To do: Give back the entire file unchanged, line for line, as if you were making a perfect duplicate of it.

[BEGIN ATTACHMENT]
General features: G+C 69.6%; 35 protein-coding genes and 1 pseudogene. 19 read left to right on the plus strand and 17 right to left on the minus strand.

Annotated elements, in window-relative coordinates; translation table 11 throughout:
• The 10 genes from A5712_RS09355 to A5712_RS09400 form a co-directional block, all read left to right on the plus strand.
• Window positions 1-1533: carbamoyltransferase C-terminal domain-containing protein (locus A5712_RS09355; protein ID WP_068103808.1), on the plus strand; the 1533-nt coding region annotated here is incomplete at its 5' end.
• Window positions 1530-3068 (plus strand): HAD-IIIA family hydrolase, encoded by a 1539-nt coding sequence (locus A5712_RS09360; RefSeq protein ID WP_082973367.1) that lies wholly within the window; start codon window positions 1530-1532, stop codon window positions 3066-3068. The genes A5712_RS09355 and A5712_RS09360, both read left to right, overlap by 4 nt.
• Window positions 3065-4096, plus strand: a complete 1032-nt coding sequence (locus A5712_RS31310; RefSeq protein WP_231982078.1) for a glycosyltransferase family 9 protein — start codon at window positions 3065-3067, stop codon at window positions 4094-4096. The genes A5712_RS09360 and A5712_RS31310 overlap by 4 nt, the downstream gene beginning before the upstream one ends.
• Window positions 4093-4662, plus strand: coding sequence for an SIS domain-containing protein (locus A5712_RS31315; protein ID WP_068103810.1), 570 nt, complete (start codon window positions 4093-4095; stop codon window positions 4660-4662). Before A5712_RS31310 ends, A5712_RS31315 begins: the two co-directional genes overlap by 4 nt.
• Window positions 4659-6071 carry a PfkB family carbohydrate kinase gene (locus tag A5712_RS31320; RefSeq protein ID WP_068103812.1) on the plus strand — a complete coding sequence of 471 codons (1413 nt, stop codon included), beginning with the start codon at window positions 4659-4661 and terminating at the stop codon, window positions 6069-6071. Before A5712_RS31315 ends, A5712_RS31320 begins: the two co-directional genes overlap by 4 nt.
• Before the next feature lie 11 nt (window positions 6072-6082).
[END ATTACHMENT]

General features: G+C 69.6%; 35 protein-coding genes and 1 pseudogene. 19 read left to right on the plus strand and 17 right to left on the minus strand.

Annotated elements, in window-relative coordinates; translation table 11 throughout:
• The 10 genes from A5712_RS09355 to A5712_RS09400 form a co-directional block, all read left to right on the plus strand.
• Window positions 1-1533: carbamoyltransferase C-terminal domain-containing protein (locus A5712_RS09355; protein ID WP_068103808.1), on the plus strand; the 1533-nt coding region annotated here is incomplete at its 5' end.
• Window positions 1530-3068 (plus strand): HAD-IIIA family hydrolase, encoded by a 1539-nt coding sequence (locus A5712_RS09360; RefSeq protein ID WP_082973367.1) that lies wholly within the window; start codon window positions 1530-1532, stop codon window positions 3066-3068. The genes A5712_RS09355 and A5712_RS09360, both read left to right, overlap by 4 nt.
• Window positions 3065-4096, plus strand: a complete 1032-nt coding sequence (locus A5712_RS31310; RefSeq protein WP_231982078.1) for a glycosyltransferase family 9 protein — start codon at window positions 3065-3067, stop codon at window positions 4094-4096. The genes A5712_RS09360 and A5712_RS31310 overlap by 4 nt, the downstream gene beginning before the upstream one ends.
• Window positions 4093-4662, plus strand: coding sequence for an SIS domain-containing protein (locus A5712_RS31315; protein ID WP_068103810.1), 570 nt, complete (start codon window positions 4093-4095; stop codon window positions 4660-4662). Before A5712_RS31310 ends, A5712_RS31315 begins: the two co-directional genes overlap by 4 nt.
• Window positions 4659-6071 carry a PfkB family carbohydrate kinase gene (locus tag A5712_RS31320; RefSeq protein ID WP_068103812.1) on the plus strand — a complete coding sequence of 471 codons (1413 nt, stop codon included), beginning with the start codon at window positions 4659-4661 and terminating at the stop codon, window positions 6069-6071. Before A5712_RS31315 ends, A5712_RS31320 begins: the two co-directional genes overlap by 4 nt.
• Before the next feature lie 11 nt (window positions 6072-6082).